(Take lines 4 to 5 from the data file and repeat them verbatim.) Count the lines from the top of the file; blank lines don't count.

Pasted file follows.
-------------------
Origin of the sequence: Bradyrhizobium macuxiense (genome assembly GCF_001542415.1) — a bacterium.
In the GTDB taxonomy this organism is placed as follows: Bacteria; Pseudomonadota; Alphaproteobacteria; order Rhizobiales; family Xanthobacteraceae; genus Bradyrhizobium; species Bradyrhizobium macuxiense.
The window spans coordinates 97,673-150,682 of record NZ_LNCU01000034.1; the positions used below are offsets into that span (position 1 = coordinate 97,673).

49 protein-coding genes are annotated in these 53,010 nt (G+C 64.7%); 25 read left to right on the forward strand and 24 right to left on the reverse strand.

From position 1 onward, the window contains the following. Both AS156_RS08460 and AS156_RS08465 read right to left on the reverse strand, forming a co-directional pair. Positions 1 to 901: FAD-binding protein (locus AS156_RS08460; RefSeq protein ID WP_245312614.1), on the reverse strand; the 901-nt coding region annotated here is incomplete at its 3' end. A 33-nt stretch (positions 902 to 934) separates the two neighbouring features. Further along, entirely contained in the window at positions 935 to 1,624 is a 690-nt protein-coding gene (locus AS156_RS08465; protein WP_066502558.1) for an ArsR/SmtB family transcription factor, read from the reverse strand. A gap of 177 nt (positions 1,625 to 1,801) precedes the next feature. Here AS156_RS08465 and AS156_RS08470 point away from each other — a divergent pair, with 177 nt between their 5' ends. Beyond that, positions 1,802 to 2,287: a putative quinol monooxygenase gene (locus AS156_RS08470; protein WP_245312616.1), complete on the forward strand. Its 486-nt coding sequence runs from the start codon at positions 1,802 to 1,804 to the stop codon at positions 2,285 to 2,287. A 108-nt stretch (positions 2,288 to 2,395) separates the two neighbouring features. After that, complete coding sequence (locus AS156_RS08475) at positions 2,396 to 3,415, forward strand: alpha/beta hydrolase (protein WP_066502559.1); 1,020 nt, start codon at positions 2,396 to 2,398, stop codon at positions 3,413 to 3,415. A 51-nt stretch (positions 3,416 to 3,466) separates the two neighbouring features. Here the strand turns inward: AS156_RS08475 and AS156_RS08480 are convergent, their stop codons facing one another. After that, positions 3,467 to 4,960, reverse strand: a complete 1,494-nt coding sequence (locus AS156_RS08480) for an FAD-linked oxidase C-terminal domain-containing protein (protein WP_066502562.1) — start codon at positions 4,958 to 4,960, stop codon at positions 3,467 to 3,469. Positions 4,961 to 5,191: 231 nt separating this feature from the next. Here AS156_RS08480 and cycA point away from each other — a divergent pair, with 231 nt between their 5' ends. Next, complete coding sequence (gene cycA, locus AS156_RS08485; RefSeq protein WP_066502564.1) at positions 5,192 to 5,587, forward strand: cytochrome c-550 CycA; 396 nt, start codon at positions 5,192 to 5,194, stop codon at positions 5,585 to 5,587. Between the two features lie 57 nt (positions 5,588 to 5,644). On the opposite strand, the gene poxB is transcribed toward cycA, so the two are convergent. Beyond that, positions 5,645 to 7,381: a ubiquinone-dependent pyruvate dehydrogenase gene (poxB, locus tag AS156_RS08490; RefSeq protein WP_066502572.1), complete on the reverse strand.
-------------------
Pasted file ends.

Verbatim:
49 protein-coding genes are annotated in these 53,010 nt (G+C 64.7%); 25 read left to right on the forward strand and 24 right to left on the reverse strand.

From position 1 onward, the window contains the following. Both AS156_RS08460 and AS156_RS08465 read right to left on the reverse strand, forming a co-directional pair. Positions 1 to 901: FAD-binding protein (locus AS156_RS08460; RefSeq protein ID WP_245312614.1), on the reverse strand; the 901-nt coding region annotated here is incomplete at its 3' end. A 33-nt stretch (positions 902 to 934) separates the two neighbouring features. Further along, entirely contained in the window at positions 935 to 1,624 is a 690-nt protein-coding gene (locus AS156_RS08465; protein WP_066502558.1) for an ArsR/SmtB family transcription factor, read from the reverse strand. A gap of 177 nt (positions 1,625 to 1,801) precedes the next feature. Here AS156_RS08465 and AS156_RS08470 point away from each other — a divergent pair, with 177 nt between their 5' ends. Beyond that, positions 1,802 to 2,287: a putative quinol monooxygenase gene (locus AS156_RS08470; protein WP_245312616.1), complete on the forward strand. Its 486-nt coding sequence runs from the start codon at positions 1,802 to 1,804 to the stop codon at positions 2,285 to 2,287. A 108-nt stretch (positions 2,288 to 2,395) separates the two neighbouring features. After that, complete coding sequence (locus AS156_RS08475) at positions 2,396 to 3,415, forward strand: alpha/beta hydrolase (protein WP_066502559.1); 1,020 nt, start codon at positions 2,396 to 2,398, stop codon at positions 3,413 to 3,415. A 51-nt stretch (positions 3,416 to 3,466) separates the two neighbouring features. Here the strand turns inward: AS156_RS08475 and AS156_RS08480 are convergent, their stop codons facing one another. After that, positions 3,467 to 4,960, reverse strand: a complete 1,494-nt coding sequence (locus AS156_RS08480) for an FAD-linked oxidase C-terminal domain-containing protein (protein WP_066502562.1) — start codon at positions 4,958 to 4,960, stop codon at positions 3,467 to 3,469. Positions 4,961 to 5,191: 231 nt separating this feature from the next. Here AS156_RS08480 and cycA point away from each other — a divergent pair, with 231 nt between their 5' ends. Next, complete coding sequence (gene cycA, locus AS156_RS08485; RefSeq protein WP_066502564.1) at positions 5,192 to 5,587, forward strand: cytochrome c-550 CycA; 396 nt, start codon at positions 5,192 to 5,194, stop codon at positions 5,585 to 5,587. Between the two features lie 57 nt (positions 5,588 to 5,644). On the opposite strand, the gene poxB is transcribed toward cycA, so the two are convergent. Beyond that, positions 5,645 to 7,381: a ubiquinone-dependent pyruvate dehydrogenase gene (poxB, locus tag AS156_RS08490; RefSeq protein WP_066502572.1), complete on the reverse strand.